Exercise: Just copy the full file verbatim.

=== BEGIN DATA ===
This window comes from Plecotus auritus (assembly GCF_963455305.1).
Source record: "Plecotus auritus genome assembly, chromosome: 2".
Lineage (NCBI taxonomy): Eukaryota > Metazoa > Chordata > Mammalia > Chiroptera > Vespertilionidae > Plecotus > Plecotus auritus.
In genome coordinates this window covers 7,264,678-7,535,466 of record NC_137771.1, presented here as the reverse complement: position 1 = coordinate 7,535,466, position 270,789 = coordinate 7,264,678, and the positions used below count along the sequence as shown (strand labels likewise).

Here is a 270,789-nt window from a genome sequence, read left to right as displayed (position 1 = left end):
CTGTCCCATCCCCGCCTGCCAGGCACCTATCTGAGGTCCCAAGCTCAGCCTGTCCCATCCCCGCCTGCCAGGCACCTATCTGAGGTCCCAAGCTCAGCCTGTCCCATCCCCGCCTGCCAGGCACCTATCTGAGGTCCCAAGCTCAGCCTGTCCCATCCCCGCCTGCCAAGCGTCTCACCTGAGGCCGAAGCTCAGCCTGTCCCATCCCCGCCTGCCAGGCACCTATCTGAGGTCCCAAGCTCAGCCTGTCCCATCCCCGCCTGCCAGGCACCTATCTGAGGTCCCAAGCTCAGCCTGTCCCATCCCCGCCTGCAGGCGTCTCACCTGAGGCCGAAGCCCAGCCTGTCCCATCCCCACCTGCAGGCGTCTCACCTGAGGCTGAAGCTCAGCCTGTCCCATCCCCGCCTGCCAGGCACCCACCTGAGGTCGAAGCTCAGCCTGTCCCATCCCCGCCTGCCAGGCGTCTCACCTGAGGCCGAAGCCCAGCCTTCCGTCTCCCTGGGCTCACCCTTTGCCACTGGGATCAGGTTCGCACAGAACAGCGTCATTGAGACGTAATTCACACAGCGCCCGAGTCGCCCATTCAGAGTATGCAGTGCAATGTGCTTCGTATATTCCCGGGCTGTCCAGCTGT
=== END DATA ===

This window comes from Plecotus auritus (assembly GCF_963455305.1).
Source record: "Plecotus auritus genome assembly, chromosome: 2".
Lineage (NCBI taxonomy): Eukaryota > Metazoa > Chordata > Mammalia > Chiroptera > Vespertilionidae > Plecotus > Plecotus auritus.
In genome coordinates this window covers 7,264,678-7,535,466 of record NC_137771.1, presented here as the reverse complement: position 1 = coordinate 7,535,466, position 270,789 = coordinate 7,264,678, and the positions used below count along the sequence as shown (strand labels likewise).

Here is a 270,789-nt window from a genome sequence, read left to right as displayed (position 1 = left end):
CTGTCCCATCCCCGCCTGCCAGGCACCTATCTGAGGTCCCAAGCTCAGCCTGTCCCATCCCCGCCTGCCAGGCACCTATCTGAGGTCCCAAGCTCAGCCTGTCCCATCCCCGCCTGCCAGGCACCTATCTGAGGTCCCAAGCTCAGCCTGTCCCATCCCCGCCTGCCAAGCGTCTCACCTGAGGCCGAAGCTCAGCCTGTCCCATCCCCGCCTGCCAGGCACCTATCTGAGGTCCCAAGCTCAGCCTGTCCCATCCCCGCCTGCCAGGCACCTATCTGAGGTCCCAAGCTCAGCCTGTCCCATCCCCGCCTGCAGGCGTCTCACCTGAGGCCGAAGCCCAGCCTGTCCCATCCCCACCTGCAGGCGTCTCACCTGAGGCTGAAGCTCAGCCTGTCCCATCCCCGCCTGCCAGGCACCCACCTGAGGTCGAAGCTCAGCCTGTCCCATCCCCGCCTGCCAGGCGTCTCACCTGAGGCCGAAGCCCAGCCTTCCGTCTCCCTGGGCTCACCCTTTGCCACTGGGATCAGGTTCGCACAGAACAGCGTCATTGAGACGTAATTCACACAGCGCCCGAGTCGCCCATTCAGAGTATGCAGTGCAATGTGCTTCGTATATTCCCGGGCTGTCCAGCTGT